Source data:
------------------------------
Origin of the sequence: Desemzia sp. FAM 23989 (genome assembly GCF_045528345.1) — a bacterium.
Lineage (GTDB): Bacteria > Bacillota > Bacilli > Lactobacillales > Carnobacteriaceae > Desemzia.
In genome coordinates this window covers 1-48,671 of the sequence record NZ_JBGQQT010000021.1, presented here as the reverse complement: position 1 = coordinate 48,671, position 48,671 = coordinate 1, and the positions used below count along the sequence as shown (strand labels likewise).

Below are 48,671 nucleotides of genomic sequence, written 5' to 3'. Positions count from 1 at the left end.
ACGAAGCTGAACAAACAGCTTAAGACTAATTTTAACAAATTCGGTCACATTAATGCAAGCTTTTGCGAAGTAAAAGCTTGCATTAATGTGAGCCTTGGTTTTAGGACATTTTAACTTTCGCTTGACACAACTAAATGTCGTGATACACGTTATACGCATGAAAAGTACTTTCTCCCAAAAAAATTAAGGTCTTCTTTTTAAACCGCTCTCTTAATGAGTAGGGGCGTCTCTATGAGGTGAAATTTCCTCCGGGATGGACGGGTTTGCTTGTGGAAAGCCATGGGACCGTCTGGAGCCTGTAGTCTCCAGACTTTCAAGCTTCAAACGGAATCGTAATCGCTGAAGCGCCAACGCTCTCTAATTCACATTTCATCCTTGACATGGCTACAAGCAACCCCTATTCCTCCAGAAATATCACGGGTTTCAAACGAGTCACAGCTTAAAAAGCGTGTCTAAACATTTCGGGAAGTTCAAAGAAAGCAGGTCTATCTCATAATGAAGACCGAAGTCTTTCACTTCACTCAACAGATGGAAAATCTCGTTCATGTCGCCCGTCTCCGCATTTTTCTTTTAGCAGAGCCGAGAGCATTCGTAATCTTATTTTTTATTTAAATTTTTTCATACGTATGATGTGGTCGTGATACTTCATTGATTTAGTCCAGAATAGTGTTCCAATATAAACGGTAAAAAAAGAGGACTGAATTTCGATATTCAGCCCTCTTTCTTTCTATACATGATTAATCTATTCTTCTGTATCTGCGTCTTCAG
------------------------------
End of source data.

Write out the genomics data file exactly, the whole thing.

Origin of the sequence: Desemzia sp. FAM 23989 (genome assembly GCF_045528345.1) — a bacterium.
Lineage (GTDB): Bacteria > Bacillota > Bacilli > Lactobacillales > Carnobacteriaceae > Desemzia.
In genome coordinates this window covers 1-48,671 of the sequence record NZ_JBGQQT010000021.1, presented here as the reverse complement: position 1 = coordinate 48,671, position 48,671 = coordinate 1, and the positions used below count along the sequence as shown (strand labels likewise).

Below are 48,671 nucleotides of genomic sequence, written 5' to 3'. Positions count from 1 at the left end.
ACGAAGCTGAACAAACAGCTTAAGACTAATTTTAACAAATTCGGTCACATTAATGCAAGCTTTTGCGAAGTAAAAGCTTGCATTAATGTGAGCCTTGGTTTTAGGACATTTTAACTTTCGCTTGACACAACTAAATGTCGTGATACACGTTATACGCATGAAAAGTACTTTCTCCCAAAAAAATTAAGGTCTTCTTTTTAAACCGCTCTCTTAATGAGTAGGGGCGTCTCTATGAGGTGAAATTTCCTCCGGGATGGACGGGTTTGCTTGTGGAAAGCCATGGGACCGTCTGGAGCCTGTAGTCTCCAGACTTTCAAGCTTCAAACGGAATCGTAATCGCTGAAGCGCCAACGCTCTCTAATTCACATTTCATCCTTGACATGGCTACAAGCAACCCCTATTCCTCCAGAAATATCACGGGTTTCAAACGAGTCACAGCTTAAAAAGCGTGTCTAAACATTTCGGGAAGTTCAAAGAAAGCAGGTCTATCTCATAATGAAGACCGAAGTCTTTCACTTCACTCAACAGATGGAAAATCTCGTTCATGTCGCCCGTCTCCGCATTTTTCTTTTAGCAGAGCCGAGAGCATTCGTAATCTTATTTTTTATTTAAATTTTTTCATACGTATGATGTGGTCGTGATACTTCATTGATTTAGTCCAGAATAGTGTTCCAATATAAACGGTAAAAAAAGAGGACTGAATTTCGATATTCAGCCCTCTTTCTTTCTATACATGATTAATCTATTCTTCTGTATCTGCGTCTTCAG